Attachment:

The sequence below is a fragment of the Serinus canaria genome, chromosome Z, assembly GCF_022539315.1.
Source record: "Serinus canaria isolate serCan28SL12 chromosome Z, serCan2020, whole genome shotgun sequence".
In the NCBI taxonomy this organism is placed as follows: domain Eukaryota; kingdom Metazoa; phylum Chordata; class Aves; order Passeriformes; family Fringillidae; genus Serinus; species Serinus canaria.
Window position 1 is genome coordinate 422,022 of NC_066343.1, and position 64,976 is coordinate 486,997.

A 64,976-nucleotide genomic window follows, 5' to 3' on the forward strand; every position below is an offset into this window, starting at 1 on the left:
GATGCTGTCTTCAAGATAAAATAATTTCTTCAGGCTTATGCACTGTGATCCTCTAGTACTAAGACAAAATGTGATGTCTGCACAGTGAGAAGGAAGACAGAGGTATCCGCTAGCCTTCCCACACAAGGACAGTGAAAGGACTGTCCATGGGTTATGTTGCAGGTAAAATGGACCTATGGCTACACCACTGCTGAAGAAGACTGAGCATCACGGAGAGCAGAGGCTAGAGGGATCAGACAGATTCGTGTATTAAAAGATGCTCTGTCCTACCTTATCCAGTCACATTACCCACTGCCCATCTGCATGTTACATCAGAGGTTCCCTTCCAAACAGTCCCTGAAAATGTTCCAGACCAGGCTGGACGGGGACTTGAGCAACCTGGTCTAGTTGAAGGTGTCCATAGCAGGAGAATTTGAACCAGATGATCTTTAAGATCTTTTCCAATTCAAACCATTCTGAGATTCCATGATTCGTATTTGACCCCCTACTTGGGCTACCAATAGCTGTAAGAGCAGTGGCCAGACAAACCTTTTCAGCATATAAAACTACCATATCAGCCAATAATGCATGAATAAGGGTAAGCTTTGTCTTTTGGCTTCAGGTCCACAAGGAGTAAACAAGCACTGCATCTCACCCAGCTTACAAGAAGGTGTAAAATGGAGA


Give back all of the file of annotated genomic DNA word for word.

The sequence below is a fragment of the Serinus canaria genome, chromosome Z, assembly GCF_022539315.1.
Source record: "Serinus canaria isolate serCan28SL12 chromosome Z, serCan2020, whole genome shotgun sequence".
In the NCBI taxonomy this organism is placed as follows: domain Eukaryota; kingdom Metazoa; phylum Chordata; class Aves; order Passeriformes; family Fringillidae; genus Serinus; species Serinus canaria.
Window position 1 is genome coordinate 422,022 of NC_066343.1, and position 64,976 is coordinate 486,997.

A 64,976-nucleotide genomic window follows, 5' to 3' on the forward strand; every position below is an offset into this window, starting at 1 on the left:
GATGCTGTCTTCAAGATAAAATAATTTCTTCAGGCTTATGCACTGTGATCCTCTAGTACTAAGACAAAATGTGATGTCTGCACAGTGAGAAGGAAGACAGAGGTATCCGCTAGCCTTCCCACACAAGGACAGTGAAAGGACTGTCCATGGGTTATGTTGCAGGTAAAATGGACCTATGGCTACACCACTGCTGAAGAAGACTGAGCATCACGGAGAGCAGAGGCTAGAGGGATCAGACAGATTCGTGTATTAAAAGATGCTCTGTCCTACCTTATCCAGTCACATTACCCACTGCCCATCTGCATGTTACATCAGAGGTTCCCTTCCAAACAGTCCCTGAAAATGTTCCAGACCAGGCTGGACGGGGACTTGAGCAACCTGGTCTAGTTGAAGGTGTCCATAGCAGGAGAATTTGAACCAGATGATCTTTAAGATCTTTTCCAATTCAAACCATTCTGAGATTCCATGATTCGTATTTGACCCCCTACTTGGGCTACCAATAGCTGTAAGAGCAGTGGCCAGACAAACCTTTTCAGCATATAAAACTACCATATCAGCCAATAATGCATGAATAAGGGTAAGCTTTGTCTTTTGGCTTCAGGTCCACAAGGAGTAAACAAGCACTGCATCTCACCCAGCTTACAAGAAGGTGTAAAATGGAGA